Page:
A police chief in northern Mexico was arrested for an alleged connection with the November massacre of members of Mormon families that hold dual U.S.-Mexico citizenship, the Daily Beast reported on Monday.
Three women and six children from the LeBarón and Langford families were murdered in the Mexican state of Chihuahua by gunmen with suspected ties to drug cartels. The families, who settled in Chihuahua and neighboring Sonora in the 1940’s, belong to a sect of fundamentalist Mormons and speak English among themselves.
Fidel Alejandro Villegas, the police chief of Janos, Chihuahua, was detained on Thursday and is awaiting trial in Mexico City. Prosecutors suspect Villegas of ties to La Línea, the armed enforcement wing of the Juárez Cartel.
“The entire northwest [of Mexico] has a reputation that all police officers work for organized crime,” Julián LeBarón, a spokesperson for the LeBarón family, said in an interview. “And that’s what high school kids tell you. It’s not a mystery.”
While Mexican authorities claim the family members were accidentally killed as part of a turf war between rival cartels, the families have asserted they were deliberately targeted.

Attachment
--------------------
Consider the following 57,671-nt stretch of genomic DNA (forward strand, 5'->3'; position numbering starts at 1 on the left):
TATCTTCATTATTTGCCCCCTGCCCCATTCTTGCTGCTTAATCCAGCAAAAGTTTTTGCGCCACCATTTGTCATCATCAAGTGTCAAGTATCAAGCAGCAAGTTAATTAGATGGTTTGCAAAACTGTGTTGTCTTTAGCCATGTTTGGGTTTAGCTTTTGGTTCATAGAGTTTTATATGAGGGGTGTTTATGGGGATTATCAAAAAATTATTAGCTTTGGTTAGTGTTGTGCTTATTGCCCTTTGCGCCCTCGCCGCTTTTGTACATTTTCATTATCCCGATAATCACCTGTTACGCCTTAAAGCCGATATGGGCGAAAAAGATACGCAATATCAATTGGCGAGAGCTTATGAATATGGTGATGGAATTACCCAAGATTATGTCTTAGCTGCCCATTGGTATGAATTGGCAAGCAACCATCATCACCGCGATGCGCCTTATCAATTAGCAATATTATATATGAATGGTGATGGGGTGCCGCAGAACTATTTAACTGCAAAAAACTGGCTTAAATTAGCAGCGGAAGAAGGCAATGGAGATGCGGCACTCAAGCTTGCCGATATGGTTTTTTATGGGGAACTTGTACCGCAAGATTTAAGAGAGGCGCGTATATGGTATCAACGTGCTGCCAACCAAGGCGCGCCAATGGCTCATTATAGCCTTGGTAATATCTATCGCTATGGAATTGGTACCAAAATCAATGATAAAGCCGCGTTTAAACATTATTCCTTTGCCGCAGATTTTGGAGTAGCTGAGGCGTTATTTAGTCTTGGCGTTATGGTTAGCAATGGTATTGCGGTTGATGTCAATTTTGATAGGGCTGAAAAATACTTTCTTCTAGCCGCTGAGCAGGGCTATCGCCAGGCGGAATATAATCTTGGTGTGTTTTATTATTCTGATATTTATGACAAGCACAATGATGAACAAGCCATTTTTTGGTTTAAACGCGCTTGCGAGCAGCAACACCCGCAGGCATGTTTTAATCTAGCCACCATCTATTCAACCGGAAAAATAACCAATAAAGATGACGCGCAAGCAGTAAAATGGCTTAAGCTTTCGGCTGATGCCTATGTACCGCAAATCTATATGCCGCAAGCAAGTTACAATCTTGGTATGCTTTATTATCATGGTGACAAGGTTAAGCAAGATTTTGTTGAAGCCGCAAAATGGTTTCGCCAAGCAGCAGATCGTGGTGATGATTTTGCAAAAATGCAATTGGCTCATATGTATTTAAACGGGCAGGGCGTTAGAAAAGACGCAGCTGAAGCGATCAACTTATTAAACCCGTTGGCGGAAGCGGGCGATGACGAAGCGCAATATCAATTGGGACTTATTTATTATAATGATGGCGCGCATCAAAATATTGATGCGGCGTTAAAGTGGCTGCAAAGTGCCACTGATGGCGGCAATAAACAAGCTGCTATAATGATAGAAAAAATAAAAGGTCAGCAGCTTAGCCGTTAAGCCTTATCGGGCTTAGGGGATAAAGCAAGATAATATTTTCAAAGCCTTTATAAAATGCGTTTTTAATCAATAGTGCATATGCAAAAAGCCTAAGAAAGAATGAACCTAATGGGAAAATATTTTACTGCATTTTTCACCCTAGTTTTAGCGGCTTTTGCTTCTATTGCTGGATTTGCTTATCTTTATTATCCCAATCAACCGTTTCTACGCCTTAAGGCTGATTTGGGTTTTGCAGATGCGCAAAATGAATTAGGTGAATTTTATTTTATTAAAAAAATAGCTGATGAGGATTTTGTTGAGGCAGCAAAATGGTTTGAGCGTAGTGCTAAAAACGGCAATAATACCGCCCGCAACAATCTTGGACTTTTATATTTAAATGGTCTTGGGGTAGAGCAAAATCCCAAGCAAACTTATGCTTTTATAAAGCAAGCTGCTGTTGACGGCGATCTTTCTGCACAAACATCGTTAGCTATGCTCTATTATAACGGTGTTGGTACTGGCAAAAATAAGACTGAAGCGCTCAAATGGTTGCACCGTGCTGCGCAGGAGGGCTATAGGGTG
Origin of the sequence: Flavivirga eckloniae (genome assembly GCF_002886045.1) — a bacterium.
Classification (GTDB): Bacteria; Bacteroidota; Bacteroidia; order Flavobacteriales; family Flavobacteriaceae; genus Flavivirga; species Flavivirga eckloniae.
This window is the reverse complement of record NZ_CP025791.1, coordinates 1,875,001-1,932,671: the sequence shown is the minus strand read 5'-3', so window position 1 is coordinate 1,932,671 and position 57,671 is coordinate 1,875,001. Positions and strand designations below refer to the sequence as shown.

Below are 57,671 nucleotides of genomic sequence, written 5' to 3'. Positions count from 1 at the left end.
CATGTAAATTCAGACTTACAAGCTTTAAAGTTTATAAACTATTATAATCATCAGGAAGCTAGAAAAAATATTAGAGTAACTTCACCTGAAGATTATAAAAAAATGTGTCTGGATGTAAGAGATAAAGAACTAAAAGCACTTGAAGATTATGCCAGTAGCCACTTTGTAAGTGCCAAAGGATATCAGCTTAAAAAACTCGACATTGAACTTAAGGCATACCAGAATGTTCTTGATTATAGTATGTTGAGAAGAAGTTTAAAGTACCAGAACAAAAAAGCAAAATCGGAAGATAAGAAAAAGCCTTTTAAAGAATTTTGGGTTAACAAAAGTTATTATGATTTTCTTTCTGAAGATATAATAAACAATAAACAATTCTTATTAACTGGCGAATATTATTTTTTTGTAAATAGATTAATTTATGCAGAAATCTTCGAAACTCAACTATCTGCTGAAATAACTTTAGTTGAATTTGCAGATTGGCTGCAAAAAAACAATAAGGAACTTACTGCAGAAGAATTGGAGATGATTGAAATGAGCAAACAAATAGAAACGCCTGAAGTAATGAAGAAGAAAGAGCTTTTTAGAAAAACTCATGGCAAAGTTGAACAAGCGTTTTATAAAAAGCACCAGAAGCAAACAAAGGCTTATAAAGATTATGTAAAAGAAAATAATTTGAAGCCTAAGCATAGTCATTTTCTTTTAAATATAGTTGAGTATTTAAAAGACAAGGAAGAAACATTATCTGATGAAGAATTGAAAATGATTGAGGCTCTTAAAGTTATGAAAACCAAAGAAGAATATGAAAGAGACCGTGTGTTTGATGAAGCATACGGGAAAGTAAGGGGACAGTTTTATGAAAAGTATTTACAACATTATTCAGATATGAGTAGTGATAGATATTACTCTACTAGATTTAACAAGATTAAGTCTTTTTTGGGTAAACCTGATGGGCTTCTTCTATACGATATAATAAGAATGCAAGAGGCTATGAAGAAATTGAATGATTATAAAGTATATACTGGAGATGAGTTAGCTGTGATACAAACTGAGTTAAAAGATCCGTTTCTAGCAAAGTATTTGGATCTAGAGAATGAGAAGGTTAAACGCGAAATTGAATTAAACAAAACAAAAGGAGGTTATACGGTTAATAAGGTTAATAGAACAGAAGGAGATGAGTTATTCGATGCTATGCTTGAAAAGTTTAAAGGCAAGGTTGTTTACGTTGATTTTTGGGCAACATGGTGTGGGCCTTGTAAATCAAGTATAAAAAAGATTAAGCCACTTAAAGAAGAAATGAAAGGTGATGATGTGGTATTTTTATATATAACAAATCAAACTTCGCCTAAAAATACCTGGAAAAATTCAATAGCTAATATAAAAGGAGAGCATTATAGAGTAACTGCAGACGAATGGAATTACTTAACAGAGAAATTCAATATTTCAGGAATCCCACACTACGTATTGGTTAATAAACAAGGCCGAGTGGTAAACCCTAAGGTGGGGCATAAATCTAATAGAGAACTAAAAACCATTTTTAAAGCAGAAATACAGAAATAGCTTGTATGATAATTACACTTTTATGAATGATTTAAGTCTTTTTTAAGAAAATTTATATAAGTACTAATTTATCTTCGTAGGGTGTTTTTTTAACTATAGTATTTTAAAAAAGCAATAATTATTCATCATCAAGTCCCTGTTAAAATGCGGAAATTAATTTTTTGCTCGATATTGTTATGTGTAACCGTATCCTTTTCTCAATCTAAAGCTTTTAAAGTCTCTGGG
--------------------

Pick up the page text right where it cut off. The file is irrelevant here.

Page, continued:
Journalist Emmanuel Gallardo told the Daily Beast that ties to drug cartels are endemic to the Mexican state and are a source of constant frustration for Mexican citizens.
“We cannot think of Mexican authorities and organized crime as separate entities. They are part of the same problem, part of the same world,” Gallardo said. “This is why Mexicans are frustrated. Why they are afraid.”
Former Mexican Secretary of Public Security Genaro Garcia Luna was charged on December 10 with drug trafficking and receiving bribes from the Sinaloa Cartel. Luna’s position made him the head of the Mexican police from 2006 to 2012, after which he moved to the United States. Luna received bribes allegedly amounting to millions of dollars in exchange for allowing freedom of movement for the cartel.